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Anders Örtenblad

This chapter presents the research area and research questions and introduces the remaining chapters of the book. It is argued that while there are quite a few works on how corporate social responsibility (CSR) is practiced in various contexts, there is a need for more research on how CSR should be practiced by organizations in various generalized contexts, and, thus, that there is a need for a contingency model of CSR. A broad, general definition – based on Jeremy Moon’s work – in terms of seven aspects is introduced, and this definition is used as a common starting point for the book, in which the relevance of each aspect is examined for organizations in various generalized contexts. The chapter also presents the research questions for the book, which are to pay attention to and acknowledge the need for examining the relevance of CSR for organizations in different generalized contexts as an emerging research field, to explore the universality of CSR, to offer knowledge (as well as support for further knowledge-seeking) on how the general model of CSR needs to be adapted to become relevant to organizations within particular generalized contexts, and to begin the work on constructing a contingency model of the relevance of CSR for organizations in various generalized contexts.

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Anders Örtenblad

This chapter is the final and concluding chapter of the book. The research questions that were presented in Chapter 1 are discussed and answered. The beginning of a contingency model for corporate social responsibility (CSR) is presented on the basis of the chapters in the book that dealt with examining the relevance of the seven aspects model of CSR for organizations in various particular generalized contexts. In some cases the original CSR model (that is, all seven aspects) is fully relevant, while in other cases the model has to be somewhat adapted to fit perfectly. Thus it is concluded that CSR is an idea that is universal in a contingent (or inspirational) sense, but not in an absolute sense. Suggestions for further research are also outlined. For instance, there is a need for studies on the relevance of the seven aspects model for organizations in generalized contexts other than those dealt with in this book, to add to the contingency model. In such studies there may be reason to address different stakeholder perspectives and interests more explicitly, and a suggestion for how such studies could take place – in terms of 10 steps (‘Corporate Social Responsibility Contextualization Research Advice Instrument’ (CSR-CRAI)) – is outlined. There is also a need for further discussion about the seven aspects model of CSR and whether it is the ideal definition for studies of CSR and its relevance for organizations in various generalized contexts.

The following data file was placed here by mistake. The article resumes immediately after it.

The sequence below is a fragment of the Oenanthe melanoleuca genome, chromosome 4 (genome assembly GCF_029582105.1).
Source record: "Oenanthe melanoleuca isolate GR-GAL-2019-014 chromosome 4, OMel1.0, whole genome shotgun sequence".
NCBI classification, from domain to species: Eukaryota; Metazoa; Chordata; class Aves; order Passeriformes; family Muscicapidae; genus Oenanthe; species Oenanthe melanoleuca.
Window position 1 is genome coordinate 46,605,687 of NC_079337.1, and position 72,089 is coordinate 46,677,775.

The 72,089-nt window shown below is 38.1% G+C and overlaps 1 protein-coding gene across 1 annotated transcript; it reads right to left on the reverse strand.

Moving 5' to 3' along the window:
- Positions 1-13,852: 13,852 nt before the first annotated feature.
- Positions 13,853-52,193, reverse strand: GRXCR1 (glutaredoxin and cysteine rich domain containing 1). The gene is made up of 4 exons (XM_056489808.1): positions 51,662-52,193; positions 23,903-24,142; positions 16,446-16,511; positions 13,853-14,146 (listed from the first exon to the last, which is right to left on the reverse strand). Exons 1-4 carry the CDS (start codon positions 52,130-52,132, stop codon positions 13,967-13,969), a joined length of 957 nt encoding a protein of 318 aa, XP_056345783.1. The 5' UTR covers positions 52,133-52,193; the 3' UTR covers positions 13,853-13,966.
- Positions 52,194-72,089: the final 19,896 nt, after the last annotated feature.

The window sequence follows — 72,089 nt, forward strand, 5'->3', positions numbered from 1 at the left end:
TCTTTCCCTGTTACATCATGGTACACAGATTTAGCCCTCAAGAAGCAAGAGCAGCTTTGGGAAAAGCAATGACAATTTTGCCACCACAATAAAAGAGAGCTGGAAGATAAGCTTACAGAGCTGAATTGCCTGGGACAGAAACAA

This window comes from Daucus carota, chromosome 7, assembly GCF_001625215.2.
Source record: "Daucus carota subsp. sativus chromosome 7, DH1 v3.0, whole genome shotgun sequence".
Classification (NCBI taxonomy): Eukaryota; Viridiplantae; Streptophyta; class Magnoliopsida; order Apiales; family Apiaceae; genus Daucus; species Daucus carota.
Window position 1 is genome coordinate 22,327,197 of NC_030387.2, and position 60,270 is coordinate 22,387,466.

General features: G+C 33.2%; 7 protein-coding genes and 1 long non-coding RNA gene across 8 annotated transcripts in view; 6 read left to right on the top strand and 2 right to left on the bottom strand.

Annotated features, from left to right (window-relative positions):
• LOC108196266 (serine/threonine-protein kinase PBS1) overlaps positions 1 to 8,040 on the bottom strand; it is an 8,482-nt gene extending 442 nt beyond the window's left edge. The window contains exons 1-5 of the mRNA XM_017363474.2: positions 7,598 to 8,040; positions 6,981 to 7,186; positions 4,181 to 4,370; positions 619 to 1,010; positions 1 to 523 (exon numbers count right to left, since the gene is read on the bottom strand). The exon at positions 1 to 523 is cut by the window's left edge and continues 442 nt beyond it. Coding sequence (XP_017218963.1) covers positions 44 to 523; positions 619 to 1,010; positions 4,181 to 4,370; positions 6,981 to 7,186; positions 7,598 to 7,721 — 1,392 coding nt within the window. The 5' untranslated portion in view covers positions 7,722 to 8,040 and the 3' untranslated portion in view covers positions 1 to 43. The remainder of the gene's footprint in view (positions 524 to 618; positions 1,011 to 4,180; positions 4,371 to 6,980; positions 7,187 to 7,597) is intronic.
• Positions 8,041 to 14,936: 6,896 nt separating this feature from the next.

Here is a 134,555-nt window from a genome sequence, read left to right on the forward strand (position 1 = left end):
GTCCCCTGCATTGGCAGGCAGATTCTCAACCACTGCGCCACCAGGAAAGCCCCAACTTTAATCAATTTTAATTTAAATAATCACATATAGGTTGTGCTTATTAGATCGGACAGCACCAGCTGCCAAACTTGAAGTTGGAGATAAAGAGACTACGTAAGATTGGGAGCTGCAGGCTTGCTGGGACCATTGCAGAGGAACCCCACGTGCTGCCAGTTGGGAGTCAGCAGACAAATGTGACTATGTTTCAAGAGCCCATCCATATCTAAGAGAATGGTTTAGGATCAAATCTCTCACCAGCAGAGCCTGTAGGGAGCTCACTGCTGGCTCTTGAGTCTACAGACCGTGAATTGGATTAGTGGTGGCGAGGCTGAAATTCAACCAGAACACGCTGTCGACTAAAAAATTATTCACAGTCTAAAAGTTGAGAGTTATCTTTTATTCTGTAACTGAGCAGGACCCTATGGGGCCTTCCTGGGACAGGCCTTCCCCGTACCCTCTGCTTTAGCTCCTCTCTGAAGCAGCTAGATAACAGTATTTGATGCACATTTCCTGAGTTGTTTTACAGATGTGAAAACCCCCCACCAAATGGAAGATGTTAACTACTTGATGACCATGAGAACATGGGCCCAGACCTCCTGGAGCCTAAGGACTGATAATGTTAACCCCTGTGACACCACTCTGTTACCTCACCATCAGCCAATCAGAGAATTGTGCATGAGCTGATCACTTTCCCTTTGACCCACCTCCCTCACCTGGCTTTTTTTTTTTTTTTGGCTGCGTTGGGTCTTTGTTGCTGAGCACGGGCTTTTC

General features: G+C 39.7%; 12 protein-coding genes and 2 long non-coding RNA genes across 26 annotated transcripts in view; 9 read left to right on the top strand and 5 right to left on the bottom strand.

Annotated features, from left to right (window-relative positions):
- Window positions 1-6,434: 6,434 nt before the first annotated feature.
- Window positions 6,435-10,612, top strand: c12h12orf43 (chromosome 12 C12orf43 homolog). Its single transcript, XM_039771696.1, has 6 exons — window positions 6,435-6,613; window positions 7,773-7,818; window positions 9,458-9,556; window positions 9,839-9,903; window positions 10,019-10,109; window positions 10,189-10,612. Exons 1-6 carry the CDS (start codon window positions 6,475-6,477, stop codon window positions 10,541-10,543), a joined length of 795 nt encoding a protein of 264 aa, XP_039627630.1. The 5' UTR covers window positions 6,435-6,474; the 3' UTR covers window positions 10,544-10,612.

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Edited by Anders Örtenblad

Is corporate social responsibility (CSR) a universal idea? Is the same exact definition of CSR relevant for any organization, regardless of context? Or would such a definition need to be adapted to fit different types of organizations, in different cultures, industries and sectors? This book discusses how CSR preferably should be practiced in various generalized contexts. Experts share their knowledge on whether a broad definition of CSR can be practiced as is or if it first has to undergo changes, in as various generalized contexts as Buddhist and Islamic organizations, developing countries, the food processing industry, the shipping industry, and the pharmaceutical industry.
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Edited by Anders Örtenblad

This content is available to you

Edited by Anders Örtenblad

This content is available to you

Anders Örtenblad